A Digging Interim

In theory, we don’t allow digging. But when I see him begin to go, and I mean really go I’m just in awe of the power in his legs and jaws and nose. Often I am struck dumb by the grace of this dog digging and I don’t stop him. Lucky for our front yard he doesn’t try to dig too often. Maybe once or twice a month and typically I fill the holes back in when he’s not looking.

I know what you're thinking- "where is his head!" It's in the hole.

As far as I can tell he thinks he smells a critter and goes after it with gusto. Tonight I had to sit down and laugh because of his antics. I had no heart to stop the fun. He dug with great heaves of sniffing, emerging with damp dirt covered snout and dust encrusted eyelids that later I had to take a seriously wet wash cloth to (it looked like he was wearing mascara). So back to the heaving. He’s sniffing and digging, and- get this – biting through roots. Literally biting them in half. Well, what he couldn’t break with his claws or pull up with his teeth. He did eventually dig down about a foot or so to unearth what seemed to be a tunnel running from the side of his hole. Mole?

Digging is hard work. Sometimes he had to lay down and sniff and snort a while before getting up and digging again.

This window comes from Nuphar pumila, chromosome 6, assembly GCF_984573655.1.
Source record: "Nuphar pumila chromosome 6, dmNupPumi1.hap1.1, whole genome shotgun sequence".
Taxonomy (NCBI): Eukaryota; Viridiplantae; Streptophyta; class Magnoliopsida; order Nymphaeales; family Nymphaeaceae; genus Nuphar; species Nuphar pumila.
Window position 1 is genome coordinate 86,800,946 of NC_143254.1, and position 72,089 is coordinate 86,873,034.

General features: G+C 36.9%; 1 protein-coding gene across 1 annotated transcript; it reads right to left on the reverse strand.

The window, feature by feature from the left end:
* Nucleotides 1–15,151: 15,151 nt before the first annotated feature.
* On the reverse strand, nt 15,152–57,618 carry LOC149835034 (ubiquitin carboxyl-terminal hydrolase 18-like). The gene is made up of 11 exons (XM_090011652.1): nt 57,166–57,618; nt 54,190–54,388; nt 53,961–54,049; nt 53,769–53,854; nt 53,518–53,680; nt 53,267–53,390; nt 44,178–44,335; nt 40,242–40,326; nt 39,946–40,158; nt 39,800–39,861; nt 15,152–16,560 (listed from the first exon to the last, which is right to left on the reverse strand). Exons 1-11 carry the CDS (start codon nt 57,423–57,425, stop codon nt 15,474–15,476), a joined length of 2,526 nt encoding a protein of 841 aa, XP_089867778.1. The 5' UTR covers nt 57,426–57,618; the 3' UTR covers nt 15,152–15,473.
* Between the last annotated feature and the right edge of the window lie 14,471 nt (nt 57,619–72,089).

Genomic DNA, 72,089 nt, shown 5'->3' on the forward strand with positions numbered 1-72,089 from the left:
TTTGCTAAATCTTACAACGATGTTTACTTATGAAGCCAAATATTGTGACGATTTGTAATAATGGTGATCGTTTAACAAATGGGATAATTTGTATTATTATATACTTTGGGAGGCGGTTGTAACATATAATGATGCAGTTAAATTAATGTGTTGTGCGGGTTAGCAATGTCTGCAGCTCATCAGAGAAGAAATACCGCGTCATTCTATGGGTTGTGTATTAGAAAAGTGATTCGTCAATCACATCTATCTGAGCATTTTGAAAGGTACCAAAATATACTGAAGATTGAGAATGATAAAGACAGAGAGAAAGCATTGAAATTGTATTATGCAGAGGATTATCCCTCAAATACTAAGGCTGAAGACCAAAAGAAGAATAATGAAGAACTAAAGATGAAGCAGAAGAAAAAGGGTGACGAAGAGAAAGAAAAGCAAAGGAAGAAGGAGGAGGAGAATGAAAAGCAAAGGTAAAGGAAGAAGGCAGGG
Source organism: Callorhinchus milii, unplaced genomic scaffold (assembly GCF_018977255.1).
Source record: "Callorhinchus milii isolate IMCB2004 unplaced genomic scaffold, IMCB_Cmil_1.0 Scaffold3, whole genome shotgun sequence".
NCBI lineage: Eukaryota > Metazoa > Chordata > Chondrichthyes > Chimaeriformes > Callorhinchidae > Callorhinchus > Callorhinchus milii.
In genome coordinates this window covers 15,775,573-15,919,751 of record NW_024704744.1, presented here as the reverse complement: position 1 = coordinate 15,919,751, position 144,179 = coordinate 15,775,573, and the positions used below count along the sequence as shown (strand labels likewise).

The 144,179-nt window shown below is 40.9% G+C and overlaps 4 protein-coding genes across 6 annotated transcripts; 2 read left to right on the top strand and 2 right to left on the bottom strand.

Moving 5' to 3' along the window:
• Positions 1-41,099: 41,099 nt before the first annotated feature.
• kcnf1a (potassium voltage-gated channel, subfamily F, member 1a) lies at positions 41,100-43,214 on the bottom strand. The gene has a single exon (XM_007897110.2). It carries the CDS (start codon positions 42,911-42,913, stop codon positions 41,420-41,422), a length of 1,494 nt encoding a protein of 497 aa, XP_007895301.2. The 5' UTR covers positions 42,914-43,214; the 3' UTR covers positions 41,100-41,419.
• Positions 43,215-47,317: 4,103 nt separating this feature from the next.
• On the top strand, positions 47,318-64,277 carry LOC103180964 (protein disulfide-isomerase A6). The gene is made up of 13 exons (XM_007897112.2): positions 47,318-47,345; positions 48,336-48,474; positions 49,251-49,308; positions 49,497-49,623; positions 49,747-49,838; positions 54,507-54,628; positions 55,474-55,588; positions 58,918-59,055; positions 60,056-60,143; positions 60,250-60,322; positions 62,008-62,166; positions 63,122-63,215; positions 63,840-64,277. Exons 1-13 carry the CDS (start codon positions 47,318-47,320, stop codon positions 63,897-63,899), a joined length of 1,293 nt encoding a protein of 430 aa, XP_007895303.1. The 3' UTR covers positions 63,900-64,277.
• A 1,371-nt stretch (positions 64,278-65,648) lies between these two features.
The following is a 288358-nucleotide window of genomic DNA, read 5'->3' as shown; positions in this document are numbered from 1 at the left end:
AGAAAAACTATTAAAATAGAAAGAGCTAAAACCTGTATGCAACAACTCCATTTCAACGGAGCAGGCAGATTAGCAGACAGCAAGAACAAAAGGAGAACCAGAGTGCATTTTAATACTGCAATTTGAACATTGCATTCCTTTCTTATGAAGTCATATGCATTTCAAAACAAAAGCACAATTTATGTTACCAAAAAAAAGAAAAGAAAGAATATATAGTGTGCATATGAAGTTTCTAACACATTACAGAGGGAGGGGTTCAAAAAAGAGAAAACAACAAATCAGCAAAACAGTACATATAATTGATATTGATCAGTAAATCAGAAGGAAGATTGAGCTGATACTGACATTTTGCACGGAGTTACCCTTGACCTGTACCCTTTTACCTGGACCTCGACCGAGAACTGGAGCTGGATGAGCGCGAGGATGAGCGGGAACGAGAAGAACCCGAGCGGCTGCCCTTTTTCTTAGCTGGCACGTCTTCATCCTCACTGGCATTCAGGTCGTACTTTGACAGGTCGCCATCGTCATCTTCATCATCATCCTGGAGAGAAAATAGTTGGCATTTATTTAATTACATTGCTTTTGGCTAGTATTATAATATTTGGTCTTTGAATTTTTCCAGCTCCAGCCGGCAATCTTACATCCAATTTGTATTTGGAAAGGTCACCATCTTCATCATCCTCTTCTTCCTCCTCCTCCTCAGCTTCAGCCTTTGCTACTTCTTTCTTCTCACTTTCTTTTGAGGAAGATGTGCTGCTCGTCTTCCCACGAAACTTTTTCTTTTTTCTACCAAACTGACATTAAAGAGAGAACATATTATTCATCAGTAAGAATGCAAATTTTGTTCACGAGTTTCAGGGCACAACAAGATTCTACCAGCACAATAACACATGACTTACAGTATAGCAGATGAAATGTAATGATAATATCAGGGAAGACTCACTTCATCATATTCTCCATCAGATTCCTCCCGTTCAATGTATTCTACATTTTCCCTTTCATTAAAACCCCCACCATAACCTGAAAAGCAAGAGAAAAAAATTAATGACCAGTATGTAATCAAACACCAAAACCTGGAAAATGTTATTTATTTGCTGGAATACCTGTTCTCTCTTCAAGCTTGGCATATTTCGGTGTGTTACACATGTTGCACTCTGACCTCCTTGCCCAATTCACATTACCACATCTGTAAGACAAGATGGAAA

(Also- the pics are so different in lighting b/c I could not figure the flash out. Again- camera skills = 0.)

Anyway, in lieu of hiking this weekend (it *is* a holiday after all and I had to work ): I’ll have to settle for this blog of digging interim until we can pick up with hiking. I have no doubt that if we had a fenced in back yard that Whiskey could dig his way out in no more than an hour. But I don’t know that he would dig for that reason, and that brings us to an interesting point. Why do dogs dig? There are tons of reasons. They might have a high prey drive like terriers or huskies and hear and smell things you can’t and they just want at them. Or they could be digging to get cool (also something huskies often do), to escape, to deal with anxiety, or any number of reasons. Knowing why your dog is digging will determine how you deal with the digging. Since I know my dog is digging to get to what he senses underground I am not very worried about stopping him. I would be more concerned in curtailing the habit if I thought it was out of boredom, anxiety, or attempts to escape. Each reason has its own way you can improve the situation and stop the digging.

Whiskey gnawing on some roots. Please note all the broken roots. Gives new meaning to the words root canal.

I’ve heard of other husky owners designating a part of their yard for digging and teaching their dog that this is the only place they are allowed to dig. Apparently this has been successful for many people. Maybe one day we can do that for Whiskey. But for now since he is leashed he’s easily redirected from digging so there is no reason to tell him no. Especially when it makes me laugh so hard and makes me happy to see.

After digging a foot deep hole Whiskey rightfully wears a satisfied expression, and quite a bit of dirt on his tongue and nose!

Some info on the internet about dogs and digging and you can choose to deal with it if you need help with a digger:
Pawprints and Purrs Inc.
WebMD for Pets
Dog Obedience Advice website
Dogtime

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